сен 28, 2017

EasyJet to help develop a battery powered plane

UK budget airline partners with US designer Wright Electric


UK budget airline EasyJet has taken a step towards a future without jet fuel with plans to help develop a battery powered plane.

The group said on Wednesday that it had partnered with US aircraft designer Wright Electric to develop an electric aircraft for flights under two hours.

If the project works, it will cut emissions, noise and fuel consumption, Dame Carolyn McCall, EasyJet chief executive, said.

"For the first time in my career I can envisage a future without jet fuel and we are excited to be part of it," she said. "It is now more a matter of when, not if, a short-haul electric plane will fly."

The new, larger plane would have a range of 335 miles, the two companies said.

According to EasyJet this means it would be able to fly from London to Paris, Brussels, Amsterdam, Cologne, Glasgow or Edinburgh.

EasyJet said it is not committing cash to the partnership with Wright Electric. Instead it will provide advice and industry expertise that will allow the US company to develop a battery-propelled commercial airliner.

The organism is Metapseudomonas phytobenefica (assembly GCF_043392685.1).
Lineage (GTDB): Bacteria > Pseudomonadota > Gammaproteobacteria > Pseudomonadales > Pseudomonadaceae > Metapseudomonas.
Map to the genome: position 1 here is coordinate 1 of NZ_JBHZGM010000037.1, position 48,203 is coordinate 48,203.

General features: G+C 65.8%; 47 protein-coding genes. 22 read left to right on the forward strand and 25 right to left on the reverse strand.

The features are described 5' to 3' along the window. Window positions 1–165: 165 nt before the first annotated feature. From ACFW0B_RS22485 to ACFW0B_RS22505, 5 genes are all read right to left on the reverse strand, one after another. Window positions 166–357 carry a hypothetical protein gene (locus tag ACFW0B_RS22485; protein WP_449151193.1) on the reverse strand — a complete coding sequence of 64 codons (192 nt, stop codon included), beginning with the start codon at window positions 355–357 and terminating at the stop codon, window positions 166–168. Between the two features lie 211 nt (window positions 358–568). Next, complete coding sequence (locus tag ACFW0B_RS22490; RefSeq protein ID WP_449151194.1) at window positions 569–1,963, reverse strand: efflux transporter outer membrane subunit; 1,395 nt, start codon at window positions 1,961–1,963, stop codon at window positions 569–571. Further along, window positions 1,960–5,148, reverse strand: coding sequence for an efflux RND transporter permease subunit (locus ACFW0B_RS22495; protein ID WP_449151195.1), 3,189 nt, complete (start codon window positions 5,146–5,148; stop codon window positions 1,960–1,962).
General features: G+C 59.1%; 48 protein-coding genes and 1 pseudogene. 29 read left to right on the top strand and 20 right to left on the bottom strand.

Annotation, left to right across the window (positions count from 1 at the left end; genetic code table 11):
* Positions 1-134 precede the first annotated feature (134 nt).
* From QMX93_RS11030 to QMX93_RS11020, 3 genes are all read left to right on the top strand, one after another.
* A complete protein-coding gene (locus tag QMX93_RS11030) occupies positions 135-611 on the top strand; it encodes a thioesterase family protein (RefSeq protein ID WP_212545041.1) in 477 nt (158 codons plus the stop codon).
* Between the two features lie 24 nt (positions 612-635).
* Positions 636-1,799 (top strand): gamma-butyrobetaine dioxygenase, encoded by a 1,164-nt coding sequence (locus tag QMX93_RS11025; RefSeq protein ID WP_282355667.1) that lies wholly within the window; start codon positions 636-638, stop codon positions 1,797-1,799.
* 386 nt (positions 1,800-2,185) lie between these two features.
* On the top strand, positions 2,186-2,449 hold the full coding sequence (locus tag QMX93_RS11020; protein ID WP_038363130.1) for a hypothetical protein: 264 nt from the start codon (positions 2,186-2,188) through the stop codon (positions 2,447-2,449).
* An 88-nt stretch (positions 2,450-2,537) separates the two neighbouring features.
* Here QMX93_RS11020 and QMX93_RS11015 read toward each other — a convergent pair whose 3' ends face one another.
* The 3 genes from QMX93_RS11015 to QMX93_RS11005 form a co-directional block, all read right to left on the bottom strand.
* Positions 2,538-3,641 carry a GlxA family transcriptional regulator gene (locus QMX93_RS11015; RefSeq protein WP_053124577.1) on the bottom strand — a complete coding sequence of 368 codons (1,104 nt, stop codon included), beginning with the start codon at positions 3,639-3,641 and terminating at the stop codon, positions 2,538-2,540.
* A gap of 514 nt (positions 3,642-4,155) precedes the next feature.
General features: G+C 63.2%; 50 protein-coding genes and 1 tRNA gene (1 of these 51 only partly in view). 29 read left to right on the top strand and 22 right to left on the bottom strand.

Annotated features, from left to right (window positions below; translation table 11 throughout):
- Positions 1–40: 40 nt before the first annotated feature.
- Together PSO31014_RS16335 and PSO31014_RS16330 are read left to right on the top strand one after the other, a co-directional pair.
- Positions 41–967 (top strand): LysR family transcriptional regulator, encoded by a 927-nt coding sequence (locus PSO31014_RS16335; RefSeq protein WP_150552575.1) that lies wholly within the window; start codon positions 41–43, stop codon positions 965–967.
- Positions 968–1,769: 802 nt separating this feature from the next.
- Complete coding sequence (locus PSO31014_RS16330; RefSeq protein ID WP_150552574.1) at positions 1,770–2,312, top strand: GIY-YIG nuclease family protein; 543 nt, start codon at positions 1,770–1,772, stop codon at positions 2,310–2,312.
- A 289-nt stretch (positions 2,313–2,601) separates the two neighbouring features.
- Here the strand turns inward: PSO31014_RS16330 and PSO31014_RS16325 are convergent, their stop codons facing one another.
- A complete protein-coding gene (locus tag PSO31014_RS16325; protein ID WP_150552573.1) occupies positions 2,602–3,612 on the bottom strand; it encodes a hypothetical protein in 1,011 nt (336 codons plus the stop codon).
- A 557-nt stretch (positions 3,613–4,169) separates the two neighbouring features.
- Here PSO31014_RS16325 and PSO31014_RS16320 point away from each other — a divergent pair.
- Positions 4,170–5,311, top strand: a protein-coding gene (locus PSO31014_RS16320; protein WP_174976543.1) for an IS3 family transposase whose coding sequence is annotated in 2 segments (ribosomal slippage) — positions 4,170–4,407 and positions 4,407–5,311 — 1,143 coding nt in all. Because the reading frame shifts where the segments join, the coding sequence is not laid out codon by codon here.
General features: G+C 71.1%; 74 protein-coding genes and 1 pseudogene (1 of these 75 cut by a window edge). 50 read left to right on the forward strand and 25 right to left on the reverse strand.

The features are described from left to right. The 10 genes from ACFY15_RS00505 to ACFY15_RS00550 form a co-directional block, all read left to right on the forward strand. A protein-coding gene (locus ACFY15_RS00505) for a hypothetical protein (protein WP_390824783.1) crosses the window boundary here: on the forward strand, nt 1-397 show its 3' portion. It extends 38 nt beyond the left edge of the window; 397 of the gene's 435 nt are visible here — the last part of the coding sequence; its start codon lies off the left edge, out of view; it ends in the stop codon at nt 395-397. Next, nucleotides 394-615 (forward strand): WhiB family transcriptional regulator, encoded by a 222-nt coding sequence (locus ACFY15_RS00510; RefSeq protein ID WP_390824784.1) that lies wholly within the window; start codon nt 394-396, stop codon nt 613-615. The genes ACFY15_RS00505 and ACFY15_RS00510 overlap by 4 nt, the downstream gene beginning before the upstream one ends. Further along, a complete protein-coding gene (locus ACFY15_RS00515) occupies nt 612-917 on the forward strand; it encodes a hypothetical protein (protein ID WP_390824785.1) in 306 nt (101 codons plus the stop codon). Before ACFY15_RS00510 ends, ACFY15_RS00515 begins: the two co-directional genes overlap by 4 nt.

Wright Electric was founded in 2015 by US entrepreneur Jeffrey Engler and electric aircraft designer Chip Yates. It already has a prototype for a two-seater electric plane, which Mr Yates developed previously, and is working with several airlines including EasyJet to convert this into a 120-seat passenger plane. The other airline partners have not agreed for their names to be publicised.

Mr Engler told the Financial Times that their plan would be achieved within a decade.

He was unsure at this stage how much building the first plane would cost. Wright Electric has raised seed funding for the project but is not disclosing the amount.

Mr Engler added that the project was "daunting from every perspective".

EasyJet is publicising its electric plane partnership at the same time as rival low-cost airline Ryanair has been reeling from the fallout of being forced abruptly to cancel thousands of flights after it made pilot scheduling errors.

Ryanair chief executive Michael O'Leary has apologised to customers and offered a £40 travel voucher per flight cancelled.

Financial Times

by Naomi Rovnick